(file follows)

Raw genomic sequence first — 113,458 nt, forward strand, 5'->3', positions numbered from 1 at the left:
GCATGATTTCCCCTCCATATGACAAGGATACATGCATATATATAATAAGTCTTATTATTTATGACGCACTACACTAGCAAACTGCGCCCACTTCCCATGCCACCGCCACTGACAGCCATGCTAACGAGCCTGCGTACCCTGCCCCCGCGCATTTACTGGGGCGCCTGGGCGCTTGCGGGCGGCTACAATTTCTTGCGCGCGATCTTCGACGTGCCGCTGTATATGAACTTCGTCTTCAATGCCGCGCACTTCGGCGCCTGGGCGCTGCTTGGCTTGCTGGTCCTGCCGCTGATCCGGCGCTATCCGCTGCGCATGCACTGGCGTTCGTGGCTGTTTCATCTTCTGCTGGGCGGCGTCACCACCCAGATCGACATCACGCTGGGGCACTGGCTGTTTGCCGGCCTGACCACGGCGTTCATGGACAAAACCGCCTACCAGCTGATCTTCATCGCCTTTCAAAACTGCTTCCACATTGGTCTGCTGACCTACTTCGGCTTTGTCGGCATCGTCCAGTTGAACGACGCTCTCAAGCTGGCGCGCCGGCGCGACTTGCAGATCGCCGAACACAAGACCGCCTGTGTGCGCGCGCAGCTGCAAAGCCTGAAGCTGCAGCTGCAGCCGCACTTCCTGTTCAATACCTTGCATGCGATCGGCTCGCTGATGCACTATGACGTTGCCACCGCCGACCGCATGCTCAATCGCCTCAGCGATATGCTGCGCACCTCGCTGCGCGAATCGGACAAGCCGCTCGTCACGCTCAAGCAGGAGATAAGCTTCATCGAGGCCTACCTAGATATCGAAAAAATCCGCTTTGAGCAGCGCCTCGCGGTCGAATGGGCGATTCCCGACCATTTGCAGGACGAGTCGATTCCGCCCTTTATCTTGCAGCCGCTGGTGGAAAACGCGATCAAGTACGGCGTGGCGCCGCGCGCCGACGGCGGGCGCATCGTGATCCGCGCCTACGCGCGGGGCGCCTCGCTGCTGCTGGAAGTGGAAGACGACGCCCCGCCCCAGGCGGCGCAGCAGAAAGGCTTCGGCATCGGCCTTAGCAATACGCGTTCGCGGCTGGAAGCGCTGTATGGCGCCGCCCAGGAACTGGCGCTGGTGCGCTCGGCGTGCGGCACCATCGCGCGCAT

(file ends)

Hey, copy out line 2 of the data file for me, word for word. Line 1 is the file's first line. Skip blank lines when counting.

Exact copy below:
GCATGATTTCCCCTCCATATGACAAGGATACATGCATATATATAATAAGTCTTATTATTTATGACGCACTACACTAGCAAACTGCGCCCACTTCCCATGCCACCGCCACTGACAGCCATGCTAACGAGCCTGCGTACCCTGCCCCCGCGCATTTACTGGGGCGCCTGGGCGCTTGCGGGCGGCTACAATTTCTTGCGCGCGATCTTCGACGTGCCGCTGTATATGAACTTCGTCTTCAATGCCGCGCACTTCGGCGCCTGGGCGCTGCTTGGCTTGCTGGTCCTGCCGCTGATCCGGCGCTATCCGCTGCGCATGCACTGGCGTTCGTGGCTGTTTCATCTTCTGCTGGGCGGCGTCACCACCCAGATCGACATCACGCTGGGGCACTGGCTGTTTGCCGGCCTGACCACGGCGTTCATGGACAAAACCGCCTACCAGCTGATCTTCATCGCCTTTCAAAACTGCTTCCACATTGGTCTGCTGACCTACTTCGGCTTTGTCGGCATCGTCCAGTTGAACGACGCTCTCAAGCTGGCGCGCCGGCGCGACTTGCAGATCGCCGAACACAAGACCGCCTGTGTGCGCGCGCAGCTGCAAAGCCTGAAGCTGCAGCTGCAGCCGCACTTCCTGTTCAATACCTTGCATGCGATCGGCTCGCTGATGCACTATGACGTTGCCACCGCCGACCGCATGCTCAATCGCCTCAGCGATATGCTGCGCACCTCGCTGCGCGAATCGGACAAGCCGCTCGTCACGCTCAAGCAGGAGATAAGCTTCATCGAGGCCTACCTAGATATCGAAAAAATCCGCTTTGAGCAGCGCCTCGCGGTCGAATGGGCGATTCCCGACCATTTGCAGGACGAGTCGATTCCGCCCTTTATCTTGCAGCCGCTGGTGGAAAACGCGATCAAGTACGGCGTGGCGCCGCGCGCCGACGGCGGGCGCATCGTGATCCGCGCCTACGCGCGGGGCGCCTCGCTGCTGCTGGAAGTGGAAGACGACGCCCCGCCCCAGGCGGCGCAGCAGAAAGGCTTCGGCATCGGCCTTAGCAATACGCGTTCGCGGCTGGAAGCGCTGTATGGCGCCGCCCAGGAACTGGCGCTGGTGCGCTCGGCGTGCGGCACCATCGCGCGCAT